It was one of those weekends that was almost non-stop wine tasting. I started out on Thursday at Cork and Bottle for the Rodney Strong meet the winemaker tasting and then the next day I was at Swirl for the return of Free Fridays. Saturday afternoon I met some of the members of the wine meetup at Bacchanal for the first annual Rosé Festival.

What a weekend! Though, actually, I guess I could say I started the weekend on Wednesday since I was at Santa Fe for Cinco de Mayo. I had received a phone call from Carlos the day before asking for help finding music for that evening and made some calls around to the guys I knew (who are mostly Jazz musicians) and lucked out when my friend Detroit Brooks gave me the telephone number for guitarist John Bagnato. I put him in touch with Lale and they worked out the details.

I went by Wednesday night around 8:30 to see how things had turned out and the place was packed! John and Eduardo ended up playing an extra hour. I had a seafood quesadilla and a couple glasses of the Postales Sauvignon - Semillon white. That wine is so pleasant. It has just enough fruit forwardness for it to be social and it's "light" enough to be refreshing in the New Orleans heat and humidity without making you feel like you've been drinking.

Thursday, the Rodney Strong wines were not bad, not great, though I did like the '07 Pinot and the Symmetry Cab blend. Most of them had that toasty vanilla-ish thing going that we've been told is a result of the oak treatment. (More on those later.) I went into Clever after to maybe have a glass of wine after I was done, but the folks I was looking for had already left and there was music starting that didn't really appeal so I went out into the farmer's market. It was winding down by then but I managed to locate Dan Esses and get some fresh spinach pasta (that I almost ruined!) and putanesca.

I don't have a kitchen (still) and I don't know what I was thinking (insert laugh track here); I got home and put some of the pasta in a dish and poured some of the sauce on top and nuked it a bit before I realized I needed to cook the noodles. Of course it was fresh pasta, I got it from Dan! I had to scoop off the putanesca and rinse the noodles and then put them in a pyrex dish and microwave boil them. Surprisingly enough, I didn't ruin them. That sauce was really good too.

Friday at Swirl I got there after six and the tasting was already in full swing. I did manage to beat the crowd and get in all four tastes before the socializing took over but somehow I didn't record both of the reds and now I can't remember what the heck I had that night. (Details below on the ones I did record)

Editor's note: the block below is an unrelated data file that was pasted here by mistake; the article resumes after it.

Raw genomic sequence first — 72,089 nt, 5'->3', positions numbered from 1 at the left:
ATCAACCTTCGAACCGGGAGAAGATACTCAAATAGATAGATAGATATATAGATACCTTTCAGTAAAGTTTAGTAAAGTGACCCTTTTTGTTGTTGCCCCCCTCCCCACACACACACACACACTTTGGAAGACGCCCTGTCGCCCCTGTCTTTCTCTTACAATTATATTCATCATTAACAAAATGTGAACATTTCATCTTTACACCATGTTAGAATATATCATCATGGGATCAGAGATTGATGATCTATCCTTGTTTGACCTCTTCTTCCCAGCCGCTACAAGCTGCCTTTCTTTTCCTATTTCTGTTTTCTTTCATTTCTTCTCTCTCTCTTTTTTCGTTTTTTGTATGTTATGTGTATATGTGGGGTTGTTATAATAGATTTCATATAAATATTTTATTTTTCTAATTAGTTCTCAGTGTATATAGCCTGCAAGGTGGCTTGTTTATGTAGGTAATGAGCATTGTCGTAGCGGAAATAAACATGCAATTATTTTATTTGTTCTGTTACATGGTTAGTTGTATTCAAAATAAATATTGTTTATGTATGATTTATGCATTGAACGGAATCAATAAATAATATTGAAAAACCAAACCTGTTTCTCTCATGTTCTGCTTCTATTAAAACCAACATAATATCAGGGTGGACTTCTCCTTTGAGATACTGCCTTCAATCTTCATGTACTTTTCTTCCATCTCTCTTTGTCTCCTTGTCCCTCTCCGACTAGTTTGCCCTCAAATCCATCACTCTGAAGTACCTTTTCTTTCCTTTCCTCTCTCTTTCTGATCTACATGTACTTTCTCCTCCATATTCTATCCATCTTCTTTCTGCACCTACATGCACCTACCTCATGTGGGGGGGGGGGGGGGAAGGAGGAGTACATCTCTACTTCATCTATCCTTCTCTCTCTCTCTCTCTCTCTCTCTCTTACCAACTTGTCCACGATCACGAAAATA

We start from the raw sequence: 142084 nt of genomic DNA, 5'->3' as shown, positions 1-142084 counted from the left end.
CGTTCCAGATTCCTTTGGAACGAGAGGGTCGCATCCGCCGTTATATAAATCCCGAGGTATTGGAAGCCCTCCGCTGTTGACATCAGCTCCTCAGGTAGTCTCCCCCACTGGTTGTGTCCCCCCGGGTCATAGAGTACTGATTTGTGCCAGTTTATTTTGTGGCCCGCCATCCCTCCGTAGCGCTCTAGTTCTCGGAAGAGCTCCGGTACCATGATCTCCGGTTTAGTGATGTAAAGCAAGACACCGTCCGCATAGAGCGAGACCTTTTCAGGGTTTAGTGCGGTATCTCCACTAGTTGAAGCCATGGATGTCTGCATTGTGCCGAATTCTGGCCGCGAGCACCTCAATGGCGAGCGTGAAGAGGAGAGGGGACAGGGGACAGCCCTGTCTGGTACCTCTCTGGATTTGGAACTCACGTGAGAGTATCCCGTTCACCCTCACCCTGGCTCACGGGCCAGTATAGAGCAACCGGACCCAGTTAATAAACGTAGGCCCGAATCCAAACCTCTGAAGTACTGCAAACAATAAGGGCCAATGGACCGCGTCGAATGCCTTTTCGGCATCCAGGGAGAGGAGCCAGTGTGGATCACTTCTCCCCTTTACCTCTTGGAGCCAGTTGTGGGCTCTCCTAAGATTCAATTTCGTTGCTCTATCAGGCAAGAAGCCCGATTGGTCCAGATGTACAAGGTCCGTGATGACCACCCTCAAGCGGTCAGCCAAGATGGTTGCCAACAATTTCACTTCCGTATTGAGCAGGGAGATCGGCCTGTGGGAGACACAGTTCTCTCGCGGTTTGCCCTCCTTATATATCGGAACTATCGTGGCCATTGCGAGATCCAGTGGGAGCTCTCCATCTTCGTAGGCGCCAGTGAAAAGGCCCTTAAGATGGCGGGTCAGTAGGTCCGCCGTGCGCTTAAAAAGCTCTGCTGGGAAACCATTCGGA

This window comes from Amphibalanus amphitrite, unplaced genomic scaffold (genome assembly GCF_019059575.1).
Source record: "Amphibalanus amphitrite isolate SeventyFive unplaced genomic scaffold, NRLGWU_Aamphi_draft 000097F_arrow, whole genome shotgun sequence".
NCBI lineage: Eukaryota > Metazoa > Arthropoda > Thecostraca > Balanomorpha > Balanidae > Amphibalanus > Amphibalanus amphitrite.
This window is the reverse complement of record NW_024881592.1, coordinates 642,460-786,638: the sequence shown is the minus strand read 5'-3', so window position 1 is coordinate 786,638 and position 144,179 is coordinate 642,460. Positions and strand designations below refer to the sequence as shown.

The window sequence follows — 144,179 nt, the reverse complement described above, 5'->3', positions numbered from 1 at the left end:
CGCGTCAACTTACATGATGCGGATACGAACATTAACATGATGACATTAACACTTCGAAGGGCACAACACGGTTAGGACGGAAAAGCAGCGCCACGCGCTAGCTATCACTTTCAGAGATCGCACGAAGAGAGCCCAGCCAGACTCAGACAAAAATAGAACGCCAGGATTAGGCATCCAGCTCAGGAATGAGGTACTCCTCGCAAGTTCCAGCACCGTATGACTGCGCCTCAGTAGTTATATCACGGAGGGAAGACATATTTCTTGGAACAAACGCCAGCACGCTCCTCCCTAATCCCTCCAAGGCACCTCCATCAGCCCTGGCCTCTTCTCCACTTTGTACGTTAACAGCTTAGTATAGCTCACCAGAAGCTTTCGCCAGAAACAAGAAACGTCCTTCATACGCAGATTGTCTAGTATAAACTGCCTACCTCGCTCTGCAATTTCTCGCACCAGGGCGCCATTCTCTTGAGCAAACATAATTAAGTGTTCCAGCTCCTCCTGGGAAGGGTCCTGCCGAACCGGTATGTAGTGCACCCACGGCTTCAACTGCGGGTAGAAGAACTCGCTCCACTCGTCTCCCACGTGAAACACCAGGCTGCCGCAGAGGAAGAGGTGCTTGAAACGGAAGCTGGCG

Saturday at Bacchanal turned out to be a blast. Up until now I would not say that I am a lover of rose, but that is because I still think of rosé as what I drank as a teenager. Even now some taste too much like Jolly Rancher candy but then there are others that are really light with floral notes or have almost the same characteristics of Red wines (which really should not be a surprise). Some reds seem to work better than others as rosés and of course climate and location and vinification all play a role. In the last year or two I have been discovering some wonderful rosé wines that I truly enjoy. There is such a vast world of wine and every new bottle is a new journey.

A few photos from Rosé Fest:






I can only hope the rose festival was as much of a success for Bacchanal owner Chris Rudge as it was a pleasure for those of us who attended. (I went back this past weekend for the Spanish whites tasting and purchased a bottle of the Saintsbury; too bad I didn't get two...) I'd had the Postales wines before so I didn't really make notes on them but they are listed below.

So here are the wines of the weekend in order of sampling:

'07 Reserve Chardonnay
Nose: Neutral
Palate: Fruit forward, note of vanila, bright acidity

'07 Reserve Pinot Noir
Nose: hint of dried cherries.
Palate: fruit forward (black cherry?), not too dry, subtle and warm with hint of (green?) tobacco on finish; kind of lingers.

'06 Cabernet Sauvignon Reserve
Nose: fruity, toasty, hint of vanilla
Palate: fruit forward but quickly changes as it moves across; goes from vanilla to dry tobacco-esque to an interesting aromatic herbal quality. Mildly tannic, a little jammy; lingers.

'06 Symmetry Cabernet
79% Cabernet Sauvignon, 10% Malbec, 8% Merlot, 2% Cabernet Franc, 1% Petit Verdot
Fruit forward, hint of vanilla, slightly dry, pleasant and pretty good.

'06 Rockaway Cabernet
97% Cabernet Sauvignon, 3% Malbec
Nose: neutral
Palate: Oak? Sweetish Vanilla


Friday Swirl

Nose: petroleum jelly (slight)
Palate: Fruit forward, pleasant; subtle acidity, citrusy, bright.

Sauvignon Blanc-Semillon
Nose:
Palate: light, refreshing, subtly fruity, perfect for summer.

Cabernet Sauvignon-Malbec
Nose:
Palate: (Didn't record anything)

Cabernet Sauvignon-Syrah
Nose:
Palate: kind of Sweet, toasty vanilla, nice enough

Bacchanal Ros

é Festival


Nick Selby/Uncorked

Dry, crisp

Gurruxtaga 2009
Txakoli Rose
Very light, sharp vegetal tones

Cuvee Les Trois Soeurs
Light, good, refreshing. Has subtle feel of a red.

Light, zesty, pretty pale pink, floral note, nice.

Sangiovese Rose
Light, notes of strawberry, very nice.

Gabe Daigle/Select Wines

Pinot Noir
Interesting; foamy & yeasty

Rosada de Malbec
Nice, light, dry, barely fruity. Drinks like a very light red.

Grenache 58%, Syrah 37%, Mouvedre 5%
Slightly dry, some fruit, drinks like a lightweight red

Adelaida
Pinot Noir
Dry, very much like a red, little green/tobacco; long finish


Mike Procido/Wines Unlimited

Rosado of Tempranillo and Garnacha
Pretty good.

Vin Gris of Pinot Noir
Light, lovely with a slight floral quality

Crios 2009
Malbec
Not bad

Gris de Gris
Grenache gris & noir, Cinsault, Carignan & Mouvedre
Really nice!

George Brown/Vino Wholesale

Cotes De Provence
Absolutely lovely! Delicate and delicious!

Veilles Vignes Bourgogne
(Missed out on this one)


* Recommended

Coming soon... Wines and Food of Spain